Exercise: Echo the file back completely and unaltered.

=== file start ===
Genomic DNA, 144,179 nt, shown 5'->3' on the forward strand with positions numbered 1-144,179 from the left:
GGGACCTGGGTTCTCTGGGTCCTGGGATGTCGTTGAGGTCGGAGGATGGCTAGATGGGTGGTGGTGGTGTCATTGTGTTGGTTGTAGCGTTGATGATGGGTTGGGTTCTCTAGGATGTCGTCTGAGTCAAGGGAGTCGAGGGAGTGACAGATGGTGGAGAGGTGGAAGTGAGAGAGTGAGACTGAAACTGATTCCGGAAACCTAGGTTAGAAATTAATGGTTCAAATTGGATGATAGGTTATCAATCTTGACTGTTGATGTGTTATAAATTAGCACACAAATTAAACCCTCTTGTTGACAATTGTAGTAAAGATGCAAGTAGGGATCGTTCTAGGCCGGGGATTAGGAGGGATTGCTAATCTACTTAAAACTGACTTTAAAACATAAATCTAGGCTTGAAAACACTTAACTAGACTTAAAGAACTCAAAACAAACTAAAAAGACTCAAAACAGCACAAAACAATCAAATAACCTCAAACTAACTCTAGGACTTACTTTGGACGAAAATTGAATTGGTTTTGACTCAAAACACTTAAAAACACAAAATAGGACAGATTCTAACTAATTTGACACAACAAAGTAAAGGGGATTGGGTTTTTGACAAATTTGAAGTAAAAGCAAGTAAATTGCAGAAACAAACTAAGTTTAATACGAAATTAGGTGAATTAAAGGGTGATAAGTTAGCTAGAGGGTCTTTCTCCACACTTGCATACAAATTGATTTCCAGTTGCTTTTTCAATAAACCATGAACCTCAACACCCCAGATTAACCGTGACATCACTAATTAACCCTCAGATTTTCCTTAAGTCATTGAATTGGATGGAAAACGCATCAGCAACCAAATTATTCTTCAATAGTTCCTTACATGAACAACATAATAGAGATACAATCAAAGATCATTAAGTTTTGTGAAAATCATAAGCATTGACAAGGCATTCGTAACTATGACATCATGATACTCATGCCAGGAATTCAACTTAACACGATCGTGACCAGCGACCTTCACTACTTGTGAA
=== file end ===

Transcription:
Genomic DNA, 144,179 nt, shown 5'->3' on the forward strand with positions numbered 1-144,179 from the left:
GGGACCTGGGTTCTCTGGGTCCTGGGATGTCGTTGAGGTCGGAGGATGGCTAGATGGGTGGTGGTGGTGTCATTGTGTTGGTTGTAGCGTTGATGATGGGTTGGGTTCTCTAGGATGTCGTCTGAGTCAAGGGAGTCGAGGGAGTGACAGATGGTGGAGAGGTGGAAGTGAGAGAGTGAGACTGAAACTGATTCCGGAAACCTAGGTTAGAAATTAATGGTTCAAATTGGATGATAGGTTATCAATCTTGACTGTTGATGTGTTATAAATTAGCACACAAATTAAACCCTCTTGTTGACAATTGTAGTAAAGATGCAAGTAGGGATCGTTCTAGGCCGGGGATTAGGAGGGATTGCTAATCTACTTAAAACTGACTTTAAAACATAAATCTAGGCTTGAAAACACTTAACTAGACTTAAAGAACTCAAAACAAACTAAAAAGACTCAAAACAGCACAAAACAATCAAATAACCTCAAACTAACTCTAGGACTTACTTTGGACGAAAATTGAATTGGTTTTGACTCAAAACACTTAAAAACACAAAATAGGACAGATTCTAACTAATTTGACACAACAAAGTAAAGGGGATTGGGTTTTTGACAAATTTGAAGTAAAAGCAAGTAAATTGCAGAAACAAACTAAGTTTAATACGAAATTAGGTGAATTAAAGGGTGATAAGTTAGCTAGAGGGTCTTTCTCCACACTTGCATACAAATTGATTTCCAGTTGCTTTTTCAATAAACCATGAACCTCAACACCCCAGATTAACCGTGACATCACTAATTAACCCTCAGATTTTCCTTAAGTCATTGAATTGGATGGAAAACGCATCAGCAACCAAATTATTCTTCAATAGTTCCTTACATGAACAACATAATAGAGATACAATCAAAGATCATTAAGTTTTGTGAAAATCATAAGCATTGACAAGGCATTCGTAACTATGACATCATGATACTCATGCCAGGAATTCAACTTAACACGATCGTGACCAGCGACCTTCACTACTTGTGAA